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Suburban Warriors: The Origins of the New American Right (Politics and Society in Twentieth-Century America) Paperback – February 10, 2002

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Suburban Warriors: The Origins of the New American Right (Politics and Society in Twentieth-Century America) + Fear Itself: The New Deal and the Origins of Our Time + The Age of Reagan: A History, 1974-2008 (American History)
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Product Details

  • Series: Politics and Society in Twentieth-Century America
  • Paperback: 416 pages
  • Publisher: Princeton University Press (February 10, 2002)
  • Language: English
  • ISBN-10: 0691096112
  • ISBN-13: 978-0691096117
  • Product Dimensions: 9.2 x 6.1 x 1 inches
  • Shipping Weight: 1.2 pounds (View shipping rates and policies)
  • Average Customer Review: 4.3 out of 5 stars  See all reviews (15 customer reviews)
  • Amazon Best Sellers Rank: #54,566 in Books (See Top 100 in Books)

Editorial Reviews

From Publishers Weekly

Prototypical rather than typical, suburban Orange County, Calif., provides Harvard historian McGirr with an illuminating microcosm of the historical transformations that took conservative activism from the conspiracy-obsessed fringes of the John Birch Society to the election of Ronald Reagan, first as governor of California and then as president. Drawing heavily on interviews with grassroots activists as well as a wide range of primary documents, McGirr paints a complex picture exploring the apparent contradiction of powerfully antimodern social, political and religious philosophies thriving in a modern, technological environment and translating into sustained political activity. Federal spending, beginning in WWII and continuing with massive Cold War defense contracts and military bases, was the driving force behind Orange County's booming economy. A frontier-era mythos of rugged individualism, nurtured on hatred of eastern elites who funded western growth before Uncle Sam conveniently hid this dependency. The local dominance of unfettered private development chaotically disorganized in the county's northwest, corporately planned elsewhere destroyed existing communities, producing an impoverished public sphere, a vacuum conservative churches and political activism helped fill. Migrants primarily from nonindustrial regions became more conservative in reaction to the stresses of suburban modernity, while selectively assimilating benefits. Racial and class homogeneity nurtured a comforting conformity consciously defended against outside threats. United by enemies, libertarian and social conservatives rarely confronted their differences. Against this complex, contradictory background, McGirr charts the evolution of a movement culture through various stages, issues and forms of organizing. Incisive yet fair, this represents an important landmark in advancing a nuanced understanding of how antimodernist ideologies continue to thrive. 12 illus.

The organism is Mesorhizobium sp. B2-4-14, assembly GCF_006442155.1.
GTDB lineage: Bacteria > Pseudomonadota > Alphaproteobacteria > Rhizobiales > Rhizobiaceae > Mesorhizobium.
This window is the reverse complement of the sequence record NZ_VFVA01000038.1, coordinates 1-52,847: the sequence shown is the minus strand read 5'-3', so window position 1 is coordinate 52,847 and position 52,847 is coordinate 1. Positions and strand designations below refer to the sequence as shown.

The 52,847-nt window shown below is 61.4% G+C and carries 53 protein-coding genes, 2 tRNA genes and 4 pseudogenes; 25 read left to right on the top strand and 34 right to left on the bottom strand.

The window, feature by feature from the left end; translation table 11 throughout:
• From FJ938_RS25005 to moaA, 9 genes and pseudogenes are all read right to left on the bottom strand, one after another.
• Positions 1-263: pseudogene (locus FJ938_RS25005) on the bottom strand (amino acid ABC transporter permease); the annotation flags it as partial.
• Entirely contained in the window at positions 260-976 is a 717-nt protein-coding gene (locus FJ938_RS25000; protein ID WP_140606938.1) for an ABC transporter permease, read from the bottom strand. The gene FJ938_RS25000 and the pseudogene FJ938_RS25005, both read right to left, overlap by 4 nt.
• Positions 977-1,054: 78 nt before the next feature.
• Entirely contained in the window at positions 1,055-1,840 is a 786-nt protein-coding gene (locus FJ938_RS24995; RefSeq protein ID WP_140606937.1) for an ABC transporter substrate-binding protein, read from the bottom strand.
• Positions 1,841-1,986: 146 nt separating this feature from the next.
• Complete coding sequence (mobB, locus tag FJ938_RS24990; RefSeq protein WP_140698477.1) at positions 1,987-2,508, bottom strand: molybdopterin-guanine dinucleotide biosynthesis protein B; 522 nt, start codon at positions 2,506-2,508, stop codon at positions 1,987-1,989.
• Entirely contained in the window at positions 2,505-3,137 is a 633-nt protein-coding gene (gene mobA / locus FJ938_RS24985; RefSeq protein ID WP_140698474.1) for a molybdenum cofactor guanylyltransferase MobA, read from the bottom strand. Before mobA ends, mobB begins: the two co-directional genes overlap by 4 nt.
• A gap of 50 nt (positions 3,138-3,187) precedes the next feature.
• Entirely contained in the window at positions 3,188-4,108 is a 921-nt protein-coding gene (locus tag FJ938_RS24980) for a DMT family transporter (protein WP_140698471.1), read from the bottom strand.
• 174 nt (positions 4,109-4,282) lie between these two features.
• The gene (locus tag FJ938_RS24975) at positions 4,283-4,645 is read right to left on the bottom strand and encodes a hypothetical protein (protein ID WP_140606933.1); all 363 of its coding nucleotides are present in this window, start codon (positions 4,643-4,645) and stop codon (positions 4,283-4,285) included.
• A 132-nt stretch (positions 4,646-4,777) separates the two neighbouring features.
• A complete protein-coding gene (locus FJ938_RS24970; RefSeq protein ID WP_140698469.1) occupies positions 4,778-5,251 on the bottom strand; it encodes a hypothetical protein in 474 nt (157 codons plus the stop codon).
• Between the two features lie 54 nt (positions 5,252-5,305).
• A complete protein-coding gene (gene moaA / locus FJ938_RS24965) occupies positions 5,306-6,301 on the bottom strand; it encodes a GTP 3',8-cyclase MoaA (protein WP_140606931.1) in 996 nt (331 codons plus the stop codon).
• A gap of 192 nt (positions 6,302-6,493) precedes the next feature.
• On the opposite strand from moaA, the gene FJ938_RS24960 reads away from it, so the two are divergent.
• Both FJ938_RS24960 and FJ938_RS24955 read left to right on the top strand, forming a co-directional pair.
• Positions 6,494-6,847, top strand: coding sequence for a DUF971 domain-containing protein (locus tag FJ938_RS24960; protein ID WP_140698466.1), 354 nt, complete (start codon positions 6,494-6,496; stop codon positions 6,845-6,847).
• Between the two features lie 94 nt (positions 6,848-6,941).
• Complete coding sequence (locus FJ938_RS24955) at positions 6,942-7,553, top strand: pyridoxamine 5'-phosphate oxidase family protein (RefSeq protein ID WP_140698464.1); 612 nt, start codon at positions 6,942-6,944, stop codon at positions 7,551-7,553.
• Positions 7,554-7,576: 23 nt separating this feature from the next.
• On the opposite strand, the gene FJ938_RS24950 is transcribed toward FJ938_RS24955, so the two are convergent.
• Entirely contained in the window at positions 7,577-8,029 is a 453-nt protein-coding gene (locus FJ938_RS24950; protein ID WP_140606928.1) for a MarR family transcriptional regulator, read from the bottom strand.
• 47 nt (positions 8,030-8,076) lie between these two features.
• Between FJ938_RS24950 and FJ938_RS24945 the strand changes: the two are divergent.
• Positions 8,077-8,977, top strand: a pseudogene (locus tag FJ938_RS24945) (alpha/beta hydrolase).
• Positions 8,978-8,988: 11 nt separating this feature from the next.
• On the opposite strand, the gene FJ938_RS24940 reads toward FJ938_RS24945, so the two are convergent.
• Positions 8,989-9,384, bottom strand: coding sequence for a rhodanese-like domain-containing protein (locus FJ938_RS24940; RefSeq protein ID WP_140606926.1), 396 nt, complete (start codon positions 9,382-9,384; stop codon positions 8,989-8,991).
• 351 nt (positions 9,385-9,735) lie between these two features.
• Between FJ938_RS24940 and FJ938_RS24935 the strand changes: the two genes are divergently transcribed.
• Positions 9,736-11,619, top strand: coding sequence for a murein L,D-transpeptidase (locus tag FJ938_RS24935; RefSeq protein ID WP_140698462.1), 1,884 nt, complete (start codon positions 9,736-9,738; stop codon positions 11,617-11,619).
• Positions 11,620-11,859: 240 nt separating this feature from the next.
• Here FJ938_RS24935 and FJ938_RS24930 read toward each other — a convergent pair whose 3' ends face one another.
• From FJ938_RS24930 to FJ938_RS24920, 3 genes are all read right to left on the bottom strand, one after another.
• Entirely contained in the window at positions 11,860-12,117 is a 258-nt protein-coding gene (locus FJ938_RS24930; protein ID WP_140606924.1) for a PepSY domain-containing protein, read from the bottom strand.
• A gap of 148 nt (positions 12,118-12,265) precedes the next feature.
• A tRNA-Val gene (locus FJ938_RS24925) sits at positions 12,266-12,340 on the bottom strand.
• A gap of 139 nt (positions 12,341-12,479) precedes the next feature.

Copyright 2001 Cahners Business Information, Inc.

--This text refers to an out of print or unavailable edition of this title.

From Library Journal

Orange County, CA, has been the home of anti-Communist John Birchers, apocalypse-prophesying evangelists, "cowboy capitalists" who demanded free enterprise and an unregulated economy, libertarians opposed to a centralized government and taxes, and thousands of voters angered by liberals. McGirr (history, Harvard) presents a deft investigation of how these citizens mastered grass-roots politics to shift the conservative movement from discredited clusters of extremists to respectability and dominant party status through the 1964 Republican presidential nomination of Barry Goldwater and the election of Ronald Reagan as California's governor in 1966. Although Orange County was arguably the most conservative county in America, it was, as the author concludes, mostly populated by middle- and upper-middle-class Republican professionals trying to protect their homes from what they viewed as a morally corrupt society. McGirr has not written the sweeping, spirited narrative that Rick Perlstein presented in his Before the Storm: Barry Goldwater and the Unmaking of the American Consensus (LJ 2/15/01), but she presents a focused, stimulating account that demonstrates that many of the best contemporary works on the Sixties are about the rise of the Right. Strongly recommended for academic libraries and recommended for larger public libraries. Karl Helicher, Upper Merion Township Lib., King of Prussia, PA
Copyright 2001 Reed Business Information, Inc. --This text refers to an out of print or unavailable edition of this title.

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Customer Reviews

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These examples may make it sound as if McGirr is a liberal.
If you want to understand the Tea Party today and the Republican strategy in general, Read this book.
Ana Kritis
This is an interesting and worthwhile book, and one that I can heartily recommend.
Barron Laycock

Most Helpful Customer Reviews

31 of 38 people found the following review helpful By Panopticonman on March 12, 2001